THOMPSON v. U.S.
Annotate this Case
469 U.S. 1024 (1984)
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U.S. Supreme Court
THOMPSON v. U.S. , 469 U.S. 1024 (1984)
469 U.S. 1024
Bruce H. THOMPSON
Supreme Court of the United States
November 13, 1984
On petition for writ of certiorari to the United States Court of Appeals for the Eighth Circuit.
The petition for a writ of certiorari is denied.
Justice BRENNAN, with whom Justice MARSHALL joins, dissenting.
Once again this Court is confronted with a challenge to the constitutionality of the Government's use of peremptory challenges to exclude potential jurors in a criminal trial because of their race. See Swain v. Alabama, 380 U.S. 202, 221, 836 ( 1965) ("[W]e cannot hold that the striking of Negroes in a particular case is a denial of equal protection of the laws").* The continued vitality of Swain is by now a "distressingly familiar" issue to this Court. Williams v. Illinois, decided with Dixon v. Illinois and Yates v. Illinois, 466 U.S. 981, 982, 2365 (1984) (MARSHALL, J., dissenting from denial of certiorari); see McCray v. New York, decided with Miller v. Illinois and Perry v. Louisiana, 461 U.S. 961, 963, 103 S. Ct. 2438, 2439 (1983) (MARSHALL, J., dissenting from denial of certiorari); Gilliard v. Mississippi, 464 U.S. 867 (1983) (MARSHALL, J., dissenting from denial of certiorari). A majority of the Court has expressed the position that this question merits plenary review. See McCray, supra, 461 U.S., at 961 (opinion of STEVENS, J., joined by
BLACKMUN and POWELL, JJ.); id., at 963 (MARSHALL, J., joined by BRENNAN, J., dissenting from denial of certiorari). The call to reconsider Swain, from both courts and scholars, continues unabated. It is time for this Court to face up to the issue.
Justice MARSHALL has written persuasively concerning the immediate need to reconsider Swain in light of Duncan v. Louisiana, 391 U.S. 145 (1968), and Taylor v. Louisiana, 419 U.S. 522 (1975), which found the Sixth Amendment's jury trial guarantees applicable to the States through the Fourteenth Amendment. See McCray v. New York, supra, 461 U.S., at 963 (MARSHALL, J., dissenting from denial of certiorari); Gilliard v. Mississippi, supra, 464 U.S., at 867 (MARSHALL, J., dissenting from denial of certiorari). I add my voice here simply to make two points. First, however plausible the rationale of Swain may have seemed two decades ago, the justification for shielding peremptory challenges from equal protection scrutiny has not withstood the test of time. Swain thus should be reconsidered for equal protection as well as Sixth Amendment reasons. Second, the admirable intent of three of my colleagues in acknowledging the import of the issue but deferring our review "to allow the various States to serve as laboratories in which the issue receives further study," see McCray, supra, 461 U.S., at 963, 103 S. Ct., at 2439 (opinion of STEVENS, J., joined by BLACKMUN and POWELL, JJ.), has spawned confusion not clarification in the courts below.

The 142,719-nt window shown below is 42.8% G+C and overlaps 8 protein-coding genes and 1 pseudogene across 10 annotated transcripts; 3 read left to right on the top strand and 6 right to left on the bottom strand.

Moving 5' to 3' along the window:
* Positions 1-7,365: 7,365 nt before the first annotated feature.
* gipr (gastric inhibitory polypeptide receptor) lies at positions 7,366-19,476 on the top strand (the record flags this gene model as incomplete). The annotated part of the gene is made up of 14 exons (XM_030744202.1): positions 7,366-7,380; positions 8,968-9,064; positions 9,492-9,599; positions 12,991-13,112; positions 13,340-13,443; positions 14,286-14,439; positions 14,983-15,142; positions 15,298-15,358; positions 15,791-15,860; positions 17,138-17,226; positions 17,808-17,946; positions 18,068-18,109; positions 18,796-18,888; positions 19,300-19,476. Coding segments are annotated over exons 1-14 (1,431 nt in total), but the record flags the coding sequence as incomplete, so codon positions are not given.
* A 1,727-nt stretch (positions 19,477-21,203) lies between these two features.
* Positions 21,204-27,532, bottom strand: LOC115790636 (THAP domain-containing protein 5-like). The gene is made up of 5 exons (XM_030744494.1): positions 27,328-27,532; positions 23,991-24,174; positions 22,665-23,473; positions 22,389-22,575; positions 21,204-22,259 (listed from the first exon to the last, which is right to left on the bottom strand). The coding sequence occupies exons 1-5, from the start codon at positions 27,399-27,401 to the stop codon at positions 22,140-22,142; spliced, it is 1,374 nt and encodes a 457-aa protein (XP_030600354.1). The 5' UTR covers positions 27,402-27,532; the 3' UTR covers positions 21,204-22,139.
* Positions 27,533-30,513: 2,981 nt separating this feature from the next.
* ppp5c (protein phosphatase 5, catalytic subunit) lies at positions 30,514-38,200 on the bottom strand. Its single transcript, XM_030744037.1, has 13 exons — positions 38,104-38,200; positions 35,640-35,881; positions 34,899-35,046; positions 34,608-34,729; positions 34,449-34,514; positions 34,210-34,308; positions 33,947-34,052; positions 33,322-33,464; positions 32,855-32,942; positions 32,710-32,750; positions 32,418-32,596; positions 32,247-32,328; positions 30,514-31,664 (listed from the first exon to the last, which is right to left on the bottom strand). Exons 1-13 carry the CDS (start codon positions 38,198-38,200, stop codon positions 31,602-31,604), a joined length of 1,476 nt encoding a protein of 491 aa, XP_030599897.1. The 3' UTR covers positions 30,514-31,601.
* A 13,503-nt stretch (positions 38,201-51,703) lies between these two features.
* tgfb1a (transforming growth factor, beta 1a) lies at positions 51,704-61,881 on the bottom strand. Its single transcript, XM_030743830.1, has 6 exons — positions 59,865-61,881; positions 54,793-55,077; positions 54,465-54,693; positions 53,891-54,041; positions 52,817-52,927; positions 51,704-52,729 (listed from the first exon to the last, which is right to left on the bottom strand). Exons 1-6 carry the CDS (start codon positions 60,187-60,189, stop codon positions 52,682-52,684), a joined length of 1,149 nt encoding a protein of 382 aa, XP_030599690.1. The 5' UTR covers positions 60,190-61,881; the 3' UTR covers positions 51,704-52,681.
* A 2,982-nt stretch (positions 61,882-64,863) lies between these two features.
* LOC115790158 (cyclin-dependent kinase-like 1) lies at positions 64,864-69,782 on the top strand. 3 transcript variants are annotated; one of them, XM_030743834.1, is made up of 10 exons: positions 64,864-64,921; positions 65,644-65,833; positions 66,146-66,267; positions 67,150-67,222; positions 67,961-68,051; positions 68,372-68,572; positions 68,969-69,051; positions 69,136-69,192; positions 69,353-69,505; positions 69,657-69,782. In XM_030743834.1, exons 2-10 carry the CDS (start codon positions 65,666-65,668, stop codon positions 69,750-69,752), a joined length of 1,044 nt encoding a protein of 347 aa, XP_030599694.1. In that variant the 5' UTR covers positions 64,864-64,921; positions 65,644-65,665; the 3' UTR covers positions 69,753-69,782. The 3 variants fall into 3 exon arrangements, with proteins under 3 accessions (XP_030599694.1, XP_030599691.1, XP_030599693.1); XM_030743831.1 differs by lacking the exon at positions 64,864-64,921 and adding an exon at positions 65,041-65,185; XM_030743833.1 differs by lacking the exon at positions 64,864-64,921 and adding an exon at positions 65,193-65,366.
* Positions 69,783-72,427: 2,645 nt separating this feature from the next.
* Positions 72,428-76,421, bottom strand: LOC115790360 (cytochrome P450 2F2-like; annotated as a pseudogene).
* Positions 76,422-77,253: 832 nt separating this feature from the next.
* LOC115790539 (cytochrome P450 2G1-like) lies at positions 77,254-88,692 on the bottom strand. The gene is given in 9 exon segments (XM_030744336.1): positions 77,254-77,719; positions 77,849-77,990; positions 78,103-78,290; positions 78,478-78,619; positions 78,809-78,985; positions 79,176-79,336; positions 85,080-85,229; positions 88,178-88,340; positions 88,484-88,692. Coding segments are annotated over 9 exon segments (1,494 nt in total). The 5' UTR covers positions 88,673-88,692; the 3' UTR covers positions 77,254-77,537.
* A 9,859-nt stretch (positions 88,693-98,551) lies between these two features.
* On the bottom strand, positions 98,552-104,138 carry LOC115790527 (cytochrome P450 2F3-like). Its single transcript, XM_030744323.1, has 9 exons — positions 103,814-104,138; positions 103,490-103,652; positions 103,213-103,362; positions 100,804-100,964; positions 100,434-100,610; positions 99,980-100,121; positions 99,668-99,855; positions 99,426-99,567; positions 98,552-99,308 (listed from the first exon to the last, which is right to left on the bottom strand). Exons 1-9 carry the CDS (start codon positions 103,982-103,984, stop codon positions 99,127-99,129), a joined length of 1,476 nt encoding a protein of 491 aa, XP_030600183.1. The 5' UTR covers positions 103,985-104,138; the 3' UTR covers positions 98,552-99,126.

Swain is an anomaly, a departure from two fundamental principles of constitutional law. The first is the basic equal protection notion that government officials cannot exclude persons from juries solely because of their race. "It is well known that prejudices often exist against particular classes in the community, which sway the judgment of jurors, and which, therefore, operate in some cases to deny to persons of those classes the full enjoyment of that protection [a jury of peers] which others enjoy." Strauder v. West Virginia, 100 U.S. 303, 308-309 (1880). The second is the basic notion inherent in the "American tradition of trial by jury" that "[j]ury competence is an individual rather than a group or class matter. That fact lies at the very heart of the jury system. To disregard it is to open the door to class distinctions and discrimination which are abhorrent to the democratic ideals of trial by jury." Thiel v. Southern Pacific Co., 328 U.S. 217, 220, 985 (1946). Notwithstanding the force of these principles, [469 U.S. 1024 , 1026]